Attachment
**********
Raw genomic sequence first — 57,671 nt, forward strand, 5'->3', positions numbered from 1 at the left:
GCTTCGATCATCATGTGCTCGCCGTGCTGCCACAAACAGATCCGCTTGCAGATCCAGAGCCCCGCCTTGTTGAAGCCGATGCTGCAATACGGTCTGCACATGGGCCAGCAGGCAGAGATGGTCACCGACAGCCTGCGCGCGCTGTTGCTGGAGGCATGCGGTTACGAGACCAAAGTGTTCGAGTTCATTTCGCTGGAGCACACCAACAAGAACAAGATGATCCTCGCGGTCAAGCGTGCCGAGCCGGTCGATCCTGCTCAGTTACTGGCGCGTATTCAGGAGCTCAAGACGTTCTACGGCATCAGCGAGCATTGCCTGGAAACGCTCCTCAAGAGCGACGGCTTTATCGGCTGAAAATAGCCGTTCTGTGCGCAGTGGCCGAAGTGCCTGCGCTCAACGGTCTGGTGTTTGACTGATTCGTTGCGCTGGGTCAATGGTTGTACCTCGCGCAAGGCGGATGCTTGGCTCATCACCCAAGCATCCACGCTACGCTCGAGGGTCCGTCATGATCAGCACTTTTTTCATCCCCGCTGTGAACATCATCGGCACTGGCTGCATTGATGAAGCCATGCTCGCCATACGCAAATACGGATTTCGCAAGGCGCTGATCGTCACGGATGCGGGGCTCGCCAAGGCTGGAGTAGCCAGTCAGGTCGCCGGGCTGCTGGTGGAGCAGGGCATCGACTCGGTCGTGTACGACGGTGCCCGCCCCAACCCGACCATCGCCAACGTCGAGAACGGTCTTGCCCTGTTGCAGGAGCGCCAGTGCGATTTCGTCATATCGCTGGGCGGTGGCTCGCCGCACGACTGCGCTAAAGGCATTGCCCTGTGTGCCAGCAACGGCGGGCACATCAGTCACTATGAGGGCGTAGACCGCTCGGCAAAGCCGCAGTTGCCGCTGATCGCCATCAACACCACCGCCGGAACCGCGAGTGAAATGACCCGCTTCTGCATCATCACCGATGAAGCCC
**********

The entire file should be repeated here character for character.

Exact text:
Raw genomic sequence first — 57,671 nt, forward strand, 5'->3', positions numbered from 1 at the left:
GCTTCGATCATCATGTGCTCGCCGTGCTGCCACAAACAGATCCGCTTGCAGATCCAGAGCCCCGCCTTGTTGAAGCCGATGCTGCAATACGGTCTGCACATGGGCCAGCAGGCAGAGATGGTCACCGACAGCCTGCGCGCGCTGTTGCTGGAGGCATGCGGTTACGAGACCAAAGTGTTCGAGTTCATTTCGCTGGAGCACACCAACAAGAACAAGATGATCCTCGCGGTCAAGCGTGCCGAGCCGGTCGATCCTGCTCAGTTACTGGCGCGTATTCAGGAGCTCAAGACGTTCTACGGCATCAGCGAGCATTGCCTGGAAACGCTCCTCAAGAGCGACGGCTTTATCGGCTGAAAATAGCCGTTCTGTGCGCAGTGGCCGAAGTGCCTGCGCTCAACGGTCTGGTGTTTGACTGATTCGTTGCGCTGGGTCAATGGTTGTACCTCGCGCAAGGCGGATGCTTGGCTCATCACCCAAGCATCCACGCTACGCTCGAGGGTCCGTCATGATCAGCACTTTTTTCATCCCCGCTGTGAACATCATCGGCACTGGCTGCATTGATGAAGCCATGCTCGCCATACGCAAATACGGATTTCGCAAGGCGCTGATCGTCACGGATGCGGGGCTCGCCAAGGCTGGAGTAGCCAGTCAGGTCGCCGGGCTGCTGGTGGAGCAGGGCATCGACTCGGTCGTGTACGACGGTGCCCGCCCCAACCCGACCATCGCCAACGTCGAGAACGGTCTTGCCCTGTTGCAGGAGCGCCAGTGCGATTTCGTCATATCGCTGGGCGGTGGCTCGCCGCACGACTGCGCTAAAGGCATTGCCCTGTGTGCCAGCAACGGCGGGCACATCAGTCACTATGAGGGCGTAGACCGCTCGGCAAAGCCGCAGTTGCCGCTGATCGCCATCAACACCACCGCCGGAACCGCGAGTGAAATGACCCGCTTCTGCATCATCACCGATGAAGCCC